The National Council on Problem Gambling (NCPG) has criticized igaming regulations in four of the seven legalized US markets for falling ‘drastically short’ of its minimum responsible gambling standards.
NCPG noted that legislation and practices in Delaware, Michigan, Nevada and West Virginia do not meet the necessary standards that it expects in terms of providing players with sufficient RG protections.
Publishing a report titled US Online Responsible Gaming Regulations: An Evaluation Against National Council on Problem Gambling Standards, the body compared state igaming regulations against its Internet Responsible Gambling Standards (IRGS), developed in 2012 to help guide discussions among igaming stakeholders.
The report monitored 59 key strands of responsible gaming measures across nine umbrellas: policy, staff training, supporting informed decision-making, assisting players, self-exclusion, advertising and promotion, game and website features, research, and payments.
NCPG calls out igaming laws across the US
Lambasting the regulations in several states, NCPG noted that, of the 59 indicators, the legislation in Delaware meets only 29 and fails to provide express coverage across RG strategy, deposit/time/spend limits, time outs and access to help for players who are struggling with their gambling.
Similar failures were identified in the legislation in Michigan, West Virginia and Nevada, which NCPG claims all also lack sufficient measures across RG strategies, providing access to help, and providing research.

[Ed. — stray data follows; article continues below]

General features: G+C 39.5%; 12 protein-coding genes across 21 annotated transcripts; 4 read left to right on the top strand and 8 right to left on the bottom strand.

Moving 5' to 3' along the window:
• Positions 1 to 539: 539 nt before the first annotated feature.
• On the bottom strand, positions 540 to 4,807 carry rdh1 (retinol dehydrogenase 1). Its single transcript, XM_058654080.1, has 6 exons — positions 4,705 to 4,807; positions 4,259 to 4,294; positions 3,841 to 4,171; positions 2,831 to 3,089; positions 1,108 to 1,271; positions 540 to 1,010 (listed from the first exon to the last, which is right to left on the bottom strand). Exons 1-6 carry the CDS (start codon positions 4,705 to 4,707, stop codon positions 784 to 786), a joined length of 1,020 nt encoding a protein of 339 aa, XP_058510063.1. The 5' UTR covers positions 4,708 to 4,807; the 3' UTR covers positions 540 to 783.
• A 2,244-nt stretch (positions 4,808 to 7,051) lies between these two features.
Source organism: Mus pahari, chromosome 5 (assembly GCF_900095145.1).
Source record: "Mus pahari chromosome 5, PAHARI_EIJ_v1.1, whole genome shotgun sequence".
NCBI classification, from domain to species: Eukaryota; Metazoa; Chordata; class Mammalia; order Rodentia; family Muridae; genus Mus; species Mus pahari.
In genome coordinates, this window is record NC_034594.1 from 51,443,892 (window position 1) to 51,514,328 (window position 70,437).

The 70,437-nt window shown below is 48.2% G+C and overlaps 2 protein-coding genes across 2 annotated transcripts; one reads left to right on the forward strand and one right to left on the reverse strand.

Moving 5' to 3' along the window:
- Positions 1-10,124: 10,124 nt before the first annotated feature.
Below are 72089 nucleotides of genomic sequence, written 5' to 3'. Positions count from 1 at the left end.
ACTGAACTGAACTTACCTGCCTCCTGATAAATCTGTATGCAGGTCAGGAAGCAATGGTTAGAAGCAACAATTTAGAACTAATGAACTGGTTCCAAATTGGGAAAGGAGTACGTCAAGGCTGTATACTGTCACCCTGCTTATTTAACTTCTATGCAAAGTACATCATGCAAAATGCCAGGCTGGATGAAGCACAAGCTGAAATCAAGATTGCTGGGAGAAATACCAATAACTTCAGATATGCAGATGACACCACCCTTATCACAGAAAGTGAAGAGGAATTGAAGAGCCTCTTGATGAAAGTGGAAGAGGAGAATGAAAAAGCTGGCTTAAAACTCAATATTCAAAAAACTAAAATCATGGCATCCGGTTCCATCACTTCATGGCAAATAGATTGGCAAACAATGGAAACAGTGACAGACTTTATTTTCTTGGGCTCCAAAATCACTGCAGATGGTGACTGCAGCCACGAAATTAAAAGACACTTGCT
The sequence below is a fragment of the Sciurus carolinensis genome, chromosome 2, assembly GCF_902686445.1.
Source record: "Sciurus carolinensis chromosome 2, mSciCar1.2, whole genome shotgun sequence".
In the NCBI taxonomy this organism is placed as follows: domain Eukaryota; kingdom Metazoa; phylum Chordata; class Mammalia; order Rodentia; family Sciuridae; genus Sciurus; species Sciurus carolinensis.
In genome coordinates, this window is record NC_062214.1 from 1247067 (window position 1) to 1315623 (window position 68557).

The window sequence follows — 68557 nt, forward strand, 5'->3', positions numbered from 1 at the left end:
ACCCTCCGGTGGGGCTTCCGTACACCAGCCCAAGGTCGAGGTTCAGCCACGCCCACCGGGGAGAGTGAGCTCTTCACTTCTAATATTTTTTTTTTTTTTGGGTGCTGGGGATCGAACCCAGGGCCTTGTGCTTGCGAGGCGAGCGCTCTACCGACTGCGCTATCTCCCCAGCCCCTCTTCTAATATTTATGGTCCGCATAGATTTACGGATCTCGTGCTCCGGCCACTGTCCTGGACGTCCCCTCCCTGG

A spokesperson for NCPG stated: “Igaming regulations in Delaware, Michigan, Nevada and West Virginia do not mandate operators provide players with sufficient responsible gambling protections. Regulations from Connecticut, New Jersey and Pennsylvania met a majority of the standards outlined in the IRGS, but still fall short of meeting the full list.
“IRGS sets the standard for consumers to ensure whichever operator they choose; they can be confident that the platform has the responsible gambling tools necessary to assist in playing safely.”
Will anything change?
It is important to mention that the NCPG’s IRGS standards have no legal mandate to be enforced and that legislators have no obligation to redraw the igaming laws in their respective states.
However, at a time when sports betting and gaming operators are coming in for increasing levels of scrutiny over RG measures and advertising, particularly highlighted in the series of New York Times expose articles at the back end of 2022, operators and legislators are likely to want to be seen to be operating in a more responsible manner.
Lobbying for change
Moving forward, the NCPG is calling for public health funding to be placed front and center of any new strategy to tackle problem gambling.
It believes that funding research, education and treatment of the impact of problem gambling is the most efficient way of tackling the issues.
Meanwhile, the body is calling upon legislators in each of the seven legalized igaming states – and those who are aiming to legalize online gaming in the future – to adopt the IGRS standards within their frameworks.
An NCPG statement read: “The most ethical and cost-effective response to gambling addiction issues raised by internet gambling is a comprehensive public health strategy that includes prevention, education, treatment and research services. Responsible gambling standards are an important aspect of this approach.
“NCPG recommends every state with igaming or those looking to legalize igaming adopt the IRGS standards to best protect consumers from the negative consequences of gambling.”